David Bourget (Western Ontario)
David Chalmers (ANU, NYU)
Rafael De Clercq
Jack Alan Reynolds
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Philosophical Studies 162 (3):567-583 (2013)
Concepts are the constituents of thoughts. Therefore, concepts are vital to any theory of cognition. However, despite their widely accepted importance, there is little consensus about the nature and origin of concepts. Thanks to the work of Lawrence Barsalou, Jesse Prinz and others concept empiricism has been gaining momentum within the philosophy and psychology literature. Concept empiricism maintains that all concepts are copies, or combinations of copies, of perceptual representations—that is, all concepts are couched in the codes of perceptual representation systems. It is widely agreed that any satisfactory theory of concepts must account for how concepts semantically compose (the compositionality requirement) and explain how their intentional content is determined (the content determination requirement). In this paper, I argue that concept empiricism has serious problems satisfying these two requirements. Therefore, although stored perceptual representations may facilitate some traditionally conceptual tasks, concepts should not be identified with copies of perceptual representations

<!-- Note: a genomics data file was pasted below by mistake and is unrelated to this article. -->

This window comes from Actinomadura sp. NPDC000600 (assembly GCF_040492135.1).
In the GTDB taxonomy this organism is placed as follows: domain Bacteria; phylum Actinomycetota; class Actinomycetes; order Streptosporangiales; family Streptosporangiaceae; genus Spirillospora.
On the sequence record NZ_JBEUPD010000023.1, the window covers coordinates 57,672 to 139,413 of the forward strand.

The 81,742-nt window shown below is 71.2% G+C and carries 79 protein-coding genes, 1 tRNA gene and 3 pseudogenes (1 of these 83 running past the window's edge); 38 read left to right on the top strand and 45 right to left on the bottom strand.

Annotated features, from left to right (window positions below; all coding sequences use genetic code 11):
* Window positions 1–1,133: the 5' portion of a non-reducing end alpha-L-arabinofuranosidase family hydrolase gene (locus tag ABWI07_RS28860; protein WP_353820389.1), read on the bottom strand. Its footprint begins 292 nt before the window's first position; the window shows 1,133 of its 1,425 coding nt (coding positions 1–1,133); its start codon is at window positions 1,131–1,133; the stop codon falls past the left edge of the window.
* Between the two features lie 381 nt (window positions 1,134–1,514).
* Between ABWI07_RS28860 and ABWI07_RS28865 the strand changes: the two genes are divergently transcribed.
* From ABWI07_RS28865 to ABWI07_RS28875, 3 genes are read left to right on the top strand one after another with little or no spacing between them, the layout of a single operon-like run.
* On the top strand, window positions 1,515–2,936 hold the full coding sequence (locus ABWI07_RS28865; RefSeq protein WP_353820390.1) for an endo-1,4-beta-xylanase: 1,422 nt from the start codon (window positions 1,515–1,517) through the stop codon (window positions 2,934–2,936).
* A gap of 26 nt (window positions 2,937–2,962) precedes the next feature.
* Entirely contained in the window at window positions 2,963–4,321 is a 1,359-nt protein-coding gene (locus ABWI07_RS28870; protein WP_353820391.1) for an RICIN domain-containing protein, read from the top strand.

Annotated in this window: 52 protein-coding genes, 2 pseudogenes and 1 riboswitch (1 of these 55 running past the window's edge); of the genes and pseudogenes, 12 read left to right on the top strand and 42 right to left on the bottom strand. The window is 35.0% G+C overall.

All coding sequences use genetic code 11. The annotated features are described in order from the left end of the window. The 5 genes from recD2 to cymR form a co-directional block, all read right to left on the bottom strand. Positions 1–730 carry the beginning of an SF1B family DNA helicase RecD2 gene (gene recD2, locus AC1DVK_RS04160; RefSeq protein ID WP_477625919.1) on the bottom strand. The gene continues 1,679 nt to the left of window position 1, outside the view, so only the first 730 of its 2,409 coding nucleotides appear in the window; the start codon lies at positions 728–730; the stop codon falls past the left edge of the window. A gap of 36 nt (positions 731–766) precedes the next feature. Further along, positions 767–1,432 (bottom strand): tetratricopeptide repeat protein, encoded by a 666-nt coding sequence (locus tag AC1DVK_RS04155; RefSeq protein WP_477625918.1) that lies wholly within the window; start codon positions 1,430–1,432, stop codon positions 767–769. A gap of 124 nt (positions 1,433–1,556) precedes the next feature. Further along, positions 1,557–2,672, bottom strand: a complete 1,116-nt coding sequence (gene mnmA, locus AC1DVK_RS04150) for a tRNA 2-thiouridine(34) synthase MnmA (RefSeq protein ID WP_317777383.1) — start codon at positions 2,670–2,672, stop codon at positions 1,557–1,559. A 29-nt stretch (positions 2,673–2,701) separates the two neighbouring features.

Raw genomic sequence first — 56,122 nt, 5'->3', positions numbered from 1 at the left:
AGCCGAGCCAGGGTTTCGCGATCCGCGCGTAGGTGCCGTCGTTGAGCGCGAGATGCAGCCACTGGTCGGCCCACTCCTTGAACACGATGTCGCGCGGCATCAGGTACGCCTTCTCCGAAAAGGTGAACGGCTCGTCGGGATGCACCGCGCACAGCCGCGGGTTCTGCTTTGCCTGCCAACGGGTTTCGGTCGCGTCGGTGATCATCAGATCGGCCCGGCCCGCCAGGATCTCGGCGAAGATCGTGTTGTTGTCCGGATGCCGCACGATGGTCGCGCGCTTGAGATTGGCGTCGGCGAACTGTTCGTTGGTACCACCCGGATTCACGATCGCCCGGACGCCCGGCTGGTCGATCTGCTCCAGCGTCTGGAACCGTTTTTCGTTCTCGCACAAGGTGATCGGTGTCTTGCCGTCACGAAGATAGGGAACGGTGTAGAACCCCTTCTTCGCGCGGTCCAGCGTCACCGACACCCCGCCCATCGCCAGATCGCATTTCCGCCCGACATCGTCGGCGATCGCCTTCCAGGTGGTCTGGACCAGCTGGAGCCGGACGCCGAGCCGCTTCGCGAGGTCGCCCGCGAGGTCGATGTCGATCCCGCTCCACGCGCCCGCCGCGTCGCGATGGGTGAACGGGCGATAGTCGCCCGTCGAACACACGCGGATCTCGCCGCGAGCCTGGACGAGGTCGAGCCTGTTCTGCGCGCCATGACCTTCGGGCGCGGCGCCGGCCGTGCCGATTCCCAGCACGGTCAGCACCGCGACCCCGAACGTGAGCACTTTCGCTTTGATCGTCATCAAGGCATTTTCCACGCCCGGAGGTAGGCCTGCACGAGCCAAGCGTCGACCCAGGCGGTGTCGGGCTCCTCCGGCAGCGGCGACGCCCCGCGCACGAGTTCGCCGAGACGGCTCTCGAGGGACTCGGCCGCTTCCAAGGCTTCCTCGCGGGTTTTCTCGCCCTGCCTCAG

|Keywords||Concepts Concept empiricism Proxytypes Compositionality Intentional content|
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References found in this work BETA
S. L. Armstrong, L. R. Gleitman & H. Gleitman (1983). What Some Concepts Might Not Be. Cognition 13 (1):263--308.
Lawrence W. Barsalou (1999). Perceptual Symbol Systems. Behavioral and Brain Sciences 22 (4):577-660.
Lawrence W. Barsalou, W. Kyle Simmons, Aron K. Barbey & Christine D. Wilson (2003). Grounding Conceptual Knowledge in Modality-Specific Systems. Trends in Cognitive Sciences 7 (2):84-91.
Andrew C. Connolly, Jerry A. Fodor, Lila R. Gleitman & Henry Gleitman (2007). Why Stereotypes Don't Even Make Good Defaults. Cognition 103 (1):1-22.
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